DETROIT (Reuters) - Ford Motor Co said on Monday it had slashed automotive debt by 38 percent, or $9.9 billion, bolstering its finances amid a deep auto industry downturn and sending its shares up more than 13 percent.
Ford said the debt restructuring efforts would trim its cash interest expenses by more than $500 million per year, providing the latest evidence that Ford is ahead of domestic rivals General Motors Corp and Chrysler in restructuring to survive the lowest U.S. auto sales in three decades.
“Clearly it is a strong positive for the company, the ability to reduce liabilities and the interest burden,” Fitch Ratings managing director Mark Oline said.
Ford, the only U.S. automaker not operating with emergency U.S. government loans, is using $2.4 billion in cash and 468 million shares of common stock to cut its automotive debt from the $25.8 billion it had at the end of 2008.
Ford also was the first U.S. automaker to reach agreement with the United Auto Workers to slash cash payments for a union retiree healthcare trust. GM and Chrysler remain in talks with the UAW to restructure their healthcare trust obligations.
“As with our recent agreements with the UAW, Ford continues to lead the industry in taking the decisive actions necessary to weather the current downturn and deliver long-term profitable growth,” Ford Chief Executive Alan Mulally said in a statement.
Ford, in its agreement with the UAW on labor cost cuts and a reworking of the funding of the healthcare trust, a Voluntary Employee Beneficiary Association, had agreed to make efforts to cut its debt over time and make executive pay cuts.
Those reductions had been intended to roughly match the details GM and Chrysler had agreed to in accepting emergency loans from the U.S. government.
Ford has not sought emergency government loans and Oline said that Fitch believes the automaker has sufficient liquidity to make it through 2009, though it remains under severe stress.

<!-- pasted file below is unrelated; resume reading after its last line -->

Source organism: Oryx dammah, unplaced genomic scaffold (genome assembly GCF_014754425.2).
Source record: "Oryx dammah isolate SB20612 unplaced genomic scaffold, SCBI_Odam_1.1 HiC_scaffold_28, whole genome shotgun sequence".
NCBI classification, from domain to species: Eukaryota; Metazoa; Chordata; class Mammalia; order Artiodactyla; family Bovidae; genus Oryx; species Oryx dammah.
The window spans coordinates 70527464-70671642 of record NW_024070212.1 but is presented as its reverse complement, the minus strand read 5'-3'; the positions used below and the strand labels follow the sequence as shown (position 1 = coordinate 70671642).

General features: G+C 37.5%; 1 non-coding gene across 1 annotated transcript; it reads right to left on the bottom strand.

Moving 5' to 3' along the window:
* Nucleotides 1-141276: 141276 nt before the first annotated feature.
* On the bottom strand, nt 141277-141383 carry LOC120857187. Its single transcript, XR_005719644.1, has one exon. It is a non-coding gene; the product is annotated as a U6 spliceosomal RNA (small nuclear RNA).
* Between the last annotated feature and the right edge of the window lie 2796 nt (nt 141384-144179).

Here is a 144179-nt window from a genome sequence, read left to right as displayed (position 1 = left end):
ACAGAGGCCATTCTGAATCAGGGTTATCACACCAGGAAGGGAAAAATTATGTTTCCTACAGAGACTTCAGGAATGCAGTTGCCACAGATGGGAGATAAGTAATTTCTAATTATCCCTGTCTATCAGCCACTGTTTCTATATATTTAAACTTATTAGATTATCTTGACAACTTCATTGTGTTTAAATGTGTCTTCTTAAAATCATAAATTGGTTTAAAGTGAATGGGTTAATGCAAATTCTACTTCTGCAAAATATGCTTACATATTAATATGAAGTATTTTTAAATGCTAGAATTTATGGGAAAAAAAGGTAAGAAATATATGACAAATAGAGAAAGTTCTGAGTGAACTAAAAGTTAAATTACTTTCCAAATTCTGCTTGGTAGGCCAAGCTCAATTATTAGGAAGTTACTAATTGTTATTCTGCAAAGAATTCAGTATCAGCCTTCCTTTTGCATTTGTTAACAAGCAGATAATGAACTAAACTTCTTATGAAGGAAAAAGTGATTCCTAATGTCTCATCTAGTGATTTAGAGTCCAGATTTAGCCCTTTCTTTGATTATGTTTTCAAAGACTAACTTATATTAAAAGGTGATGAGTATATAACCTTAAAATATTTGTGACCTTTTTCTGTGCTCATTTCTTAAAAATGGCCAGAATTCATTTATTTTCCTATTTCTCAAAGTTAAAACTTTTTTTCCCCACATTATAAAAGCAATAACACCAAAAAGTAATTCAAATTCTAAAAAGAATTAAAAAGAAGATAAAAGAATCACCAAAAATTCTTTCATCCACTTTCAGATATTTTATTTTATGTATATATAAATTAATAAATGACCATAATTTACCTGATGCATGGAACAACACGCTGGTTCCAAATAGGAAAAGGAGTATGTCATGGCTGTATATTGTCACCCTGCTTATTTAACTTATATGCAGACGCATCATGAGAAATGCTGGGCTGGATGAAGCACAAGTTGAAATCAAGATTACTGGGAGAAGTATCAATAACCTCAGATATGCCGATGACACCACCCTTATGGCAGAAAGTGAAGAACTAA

“At this point the interest of the bondholders and equity holders are pretty much aligned,” Oline said. “Both want Ford to survive the current environment.”
Ford, through its Ford Motor Credit finance arm, used $1 billion in cash to buy back $2.2 billion of debt at 47 cents on the dollar, and $1.1 billion in cash to purchase $3.4 billion of unsecured notes.
In addition, $4.3 billion of Ford’s 4.25 percent senior convertible notes were tendered by April 3, when a debt restructuring offer closed. Ford will use $344 million to pay a cash premium to note holders who tendered.
Ford, which borrowed $23 billion in late 2006 secured with most of its remaining assets, including the familiar blue oval logo, has tried to restructure its debt to slash financing costs at a time of plunging sales and tight credit.
GM, which has been operating with $13.4 billion of government loans since the start of the year, is under pressure to reach sweeping concessions with bondholders and the UAW by June 1. The Obama administration has said the alternative would be a government-controlled bankruptcy.
Ford’s shares were up 44 cents at $3.69 on the New York Stock Exchange.
Reporting by Soyoung Kim and David Bailey; Editing by Maureen Bavdek and Brian Moss